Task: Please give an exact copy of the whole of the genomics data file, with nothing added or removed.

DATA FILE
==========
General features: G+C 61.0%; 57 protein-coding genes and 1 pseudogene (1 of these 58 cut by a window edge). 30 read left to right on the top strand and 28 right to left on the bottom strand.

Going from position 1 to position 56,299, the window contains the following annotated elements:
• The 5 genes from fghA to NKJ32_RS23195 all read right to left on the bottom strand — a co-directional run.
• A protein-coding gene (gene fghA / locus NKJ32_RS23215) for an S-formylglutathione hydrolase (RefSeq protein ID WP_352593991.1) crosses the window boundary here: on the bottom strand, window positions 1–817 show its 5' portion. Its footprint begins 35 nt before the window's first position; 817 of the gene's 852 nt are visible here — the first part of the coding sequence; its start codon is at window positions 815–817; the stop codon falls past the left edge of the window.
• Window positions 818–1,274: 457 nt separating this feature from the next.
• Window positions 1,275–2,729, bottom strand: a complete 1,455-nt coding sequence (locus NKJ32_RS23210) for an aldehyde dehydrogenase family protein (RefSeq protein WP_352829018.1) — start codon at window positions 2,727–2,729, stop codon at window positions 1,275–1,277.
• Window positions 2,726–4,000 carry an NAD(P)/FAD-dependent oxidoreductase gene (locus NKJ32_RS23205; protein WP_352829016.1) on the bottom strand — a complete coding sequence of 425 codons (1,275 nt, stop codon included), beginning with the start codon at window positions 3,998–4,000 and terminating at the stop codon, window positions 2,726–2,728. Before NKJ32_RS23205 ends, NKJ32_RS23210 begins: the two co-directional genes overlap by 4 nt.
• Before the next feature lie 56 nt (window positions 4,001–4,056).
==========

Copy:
General features: G+C 61.0%; 57 protein-coding genes and 1 pseudogene (1 of these 58 cut by a window edge). 30 read left to right on the top strand and 28 right to left on the bottom strand.

Going from position 1 to position 56,299, the window contains the following annotated elements:
• The 5 genes from fghA to NKJ32_RS23195 all read right to left on the bottom strand — a co-directional run.
• A protein-coding gene (gene fghA / locus NKJ32_RS23215) for an S-formylglutathione hydrolase (RefSeq protein ID WP_352593991.1) crosses the window boundary here: on the bottom strand, window positions 1–817 show its 5' portion. Its footprint begins 35 nt before the window's first position; 817 of the gene's 852 nt are visible here — the first part of the coding sequence; its start codon is at window positions 815–817; the stop codon falls past the left edge of the window.
• Window positions 818–1,274: 457 nt separating this feature from the next.
• Window positions 1,275–2,729, bottom strand: a complete 1,455-nt coding sequence (locus NKJ32_RS23210) for an aldehyde dehydrogenase family protein (RefSeq protein WP_352829018.1) — start codon at window positions 2,727–2,729, stop codon at window positions 1,275–1,277.
• Window positions 2,726–4,000 carry an NAD(P)/FAD-dependent oxidoreductase gene (locus NKJ32_RS23205; protein WP_352829016.1) on the bottom strand — a complete coding sequence of 425 codons (1,275 nt, stop codon included), beginning with the start codon at window positions 3,998–4,000 and terminating at the stop codon, window positions 2,726–2,728. Before NKJ32_RS23205 ends, NKJ32_RS23210 begins: the two co-directional genes overlap by 4 nt.
• Before the next feature lie 56 nt (window positions 4,001–4,056).